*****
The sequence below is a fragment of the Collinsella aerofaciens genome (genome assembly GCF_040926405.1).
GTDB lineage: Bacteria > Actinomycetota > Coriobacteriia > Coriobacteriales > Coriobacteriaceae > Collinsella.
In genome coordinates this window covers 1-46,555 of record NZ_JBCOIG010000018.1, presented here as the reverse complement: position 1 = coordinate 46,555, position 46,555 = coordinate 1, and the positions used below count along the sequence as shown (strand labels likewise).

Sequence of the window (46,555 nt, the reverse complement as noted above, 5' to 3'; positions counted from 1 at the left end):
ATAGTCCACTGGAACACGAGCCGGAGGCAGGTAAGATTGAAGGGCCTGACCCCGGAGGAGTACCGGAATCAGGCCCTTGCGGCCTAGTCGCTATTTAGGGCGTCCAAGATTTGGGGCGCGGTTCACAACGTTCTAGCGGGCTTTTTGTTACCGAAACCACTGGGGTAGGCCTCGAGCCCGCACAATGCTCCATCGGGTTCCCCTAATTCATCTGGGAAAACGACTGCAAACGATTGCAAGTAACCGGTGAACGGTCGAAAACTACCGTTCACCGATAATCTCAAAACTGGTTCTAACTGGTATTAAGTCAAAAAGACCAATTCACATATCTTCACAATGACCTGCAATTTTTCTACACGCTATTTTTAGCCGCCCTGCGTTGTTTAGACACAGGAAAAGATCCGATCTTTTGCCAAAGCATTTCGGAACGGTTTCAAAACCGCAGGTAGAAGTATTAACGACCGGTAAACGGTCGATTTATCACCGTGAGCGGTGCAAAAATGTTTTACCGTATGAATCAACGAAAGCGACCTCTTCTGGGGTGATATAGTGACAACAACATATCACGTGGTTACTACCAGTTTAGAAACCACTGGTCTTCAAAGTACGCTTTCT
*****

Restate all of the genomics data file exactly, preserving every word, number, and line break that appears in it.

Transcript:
The sequence below is a fragment of the Collinsella aerofaciens genome (genome assembly GCF_040926405.1).
GTDB lineage: Bacteria > Actinomycetota > Coriobacteriia > Coriobacteriales > Coriobacteriaceae > Collinsella.
In genome coordinates this window covers 1-46,555 of record NZ_JBCOIG010000018.1, presented here as the reverse complement: position 1 = coordinate 46,555, position 46,555 = coordinate 1, and the positions used below count along the sequence as shown (strand labels likewise).

Sequence of the window (46,555 nt, the reverse complement as noted above, 5' to 3'; positions counted from 1 at the left end):
ATAGTCCACTGGAACACGAGCCGGAGGCAGGTAAGATTGAAGGGCCTGACCCCGGAGGAGTACCGGAATCAGGCCCTTGCGGCCTAGTCGCTATTTAGGGCGTCCAAGATTTGGGGCGCGGTTCACAACGTTCTAGCGGGCTTTTTGTTACCGAAACCACTGGGGTAGGCCTCGAGCCCGCACAATGCTCCATCGGGTTCCCCTAATTCATCTGGGAAAACGACTGCAAACGATTGCAAGTAACCGGTGAACGGTCGAAAACTACCGTTCACCGATAATCTCAAAACTGGTTCTAACTGGTATTAAGTCAAAAAGACCAATTCACATATCTTCACAATGACCTGCAATTTTTCTACACGCTATTTTTAGCCGCCCTGCGTTGTTTAGACACAGGAAAAGATCCGATCTTTTGCCAAAGCATTTCGGAACGGTTTCAAAACCGCAGGTAGAAGTATTAACGACCGGTAAACGGTCGATTTATCACCGTGAGCGGTGCAAAAATGTTTTACCGTATGAATCAACGAAAGCGACCTCTTCTGGGGTGATATAGTGACAACAACATATCACGTGGTTACTACCAGTTTAGAAACCACTGGTCTTCAAAGTACGCTTTCT